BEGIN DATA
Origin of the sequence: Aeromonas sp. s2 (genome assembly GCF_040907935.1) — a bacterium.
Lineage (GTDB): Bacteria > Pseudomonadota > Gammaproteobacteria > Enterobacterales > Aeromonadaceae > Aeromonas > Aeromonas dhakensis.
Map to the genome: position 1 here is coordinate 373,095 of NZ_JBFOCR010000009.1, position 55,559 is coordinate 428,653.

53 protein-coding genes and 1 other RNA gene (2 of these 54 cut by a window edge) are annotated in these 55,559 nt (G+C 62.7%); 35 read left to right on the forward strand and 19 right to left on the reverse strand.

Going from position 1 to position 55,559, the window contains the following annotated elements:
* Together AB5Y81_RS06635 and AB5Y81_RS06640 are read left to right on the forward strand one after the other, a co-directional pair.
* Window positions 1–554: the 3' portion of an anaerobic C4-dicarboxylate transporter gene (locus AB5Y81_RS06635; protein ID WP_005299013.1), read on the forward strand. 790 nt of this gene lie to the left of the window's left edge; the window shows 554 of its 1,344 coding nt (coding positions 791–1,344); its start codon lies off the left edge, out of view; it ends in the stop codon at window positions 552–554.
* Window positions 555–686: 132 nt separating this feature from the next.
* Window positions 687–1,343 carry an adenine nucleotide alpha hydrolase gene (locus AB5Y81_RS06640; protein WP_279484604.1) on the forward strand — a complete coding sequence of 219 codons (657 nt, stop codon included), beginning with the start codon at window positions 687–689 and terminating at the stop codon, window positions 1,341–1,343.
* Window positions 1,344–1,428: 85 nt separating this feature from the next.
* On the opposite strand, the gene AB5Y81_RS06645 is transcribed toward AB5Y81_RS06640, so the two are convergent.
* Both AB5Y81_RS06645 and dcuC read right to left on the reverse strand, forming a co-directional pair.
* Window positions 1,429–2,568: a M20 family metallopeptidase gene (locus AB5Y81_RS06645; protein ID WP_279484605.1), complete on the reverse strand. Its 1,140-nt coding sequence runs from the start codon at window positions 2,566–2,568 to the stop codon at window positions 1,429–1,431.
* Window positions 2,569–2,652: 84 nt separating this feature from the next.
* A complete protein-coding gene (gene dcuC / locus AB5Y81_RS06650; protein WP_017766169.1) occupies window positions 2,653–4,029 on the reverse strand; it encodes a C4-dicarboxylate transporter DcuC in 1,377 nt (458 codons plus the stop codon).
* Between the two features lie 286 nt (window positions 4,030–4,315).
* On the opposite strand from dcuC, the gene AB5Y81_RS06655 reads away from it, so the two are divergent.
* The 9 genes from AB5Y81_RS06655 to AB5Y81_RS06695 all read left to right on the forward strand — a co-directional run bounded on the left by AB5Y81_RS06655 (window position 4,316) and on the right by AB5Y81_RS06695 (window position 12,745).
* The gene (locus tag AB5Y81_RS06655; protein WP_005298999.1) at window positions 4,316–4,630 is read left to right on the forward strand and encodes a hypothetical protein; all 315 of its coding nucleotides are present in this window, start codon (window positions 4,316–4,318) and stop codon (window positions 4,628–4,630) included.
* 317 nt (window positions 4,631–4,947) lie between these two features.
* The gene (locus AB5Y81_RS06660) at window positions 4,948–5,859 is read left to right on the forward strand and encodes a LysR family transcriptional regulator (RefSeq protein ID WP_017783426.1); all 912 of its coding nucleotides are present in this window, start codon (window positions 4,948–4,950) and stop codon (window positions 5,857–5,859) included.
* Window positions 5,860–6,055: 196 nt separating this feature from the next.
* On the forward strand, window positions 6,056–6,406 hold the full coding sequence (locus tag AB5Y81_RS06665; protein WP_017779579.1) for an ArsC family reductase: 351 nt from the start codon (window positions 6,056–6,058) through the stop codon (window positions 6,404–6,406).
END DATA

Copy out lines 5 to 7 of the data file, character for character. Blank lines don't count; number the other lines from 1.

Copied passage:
Going from position 1 to position 55,559, the window contains the following annotated elements:
* Together AB5Y81_RS06635 and AB5Y81_RS06640 are read left to right on the forward strand one after the other, a co-directional pair.
* Window positions 1–554: the 3' portion of an anaerobic C4-dicarboxylate transporter gene (locus AB5Y81_RS06635; protein ID WP_005299013.1), read on the forward strand. 790 nt of this gene lie to the left of the window's left edge; the window shows 554 of its 1,344 coding nt (coding positions 791–1,344); its start codon lies off the left edge, out of view; it ends in the stop codon at window positions 552–554.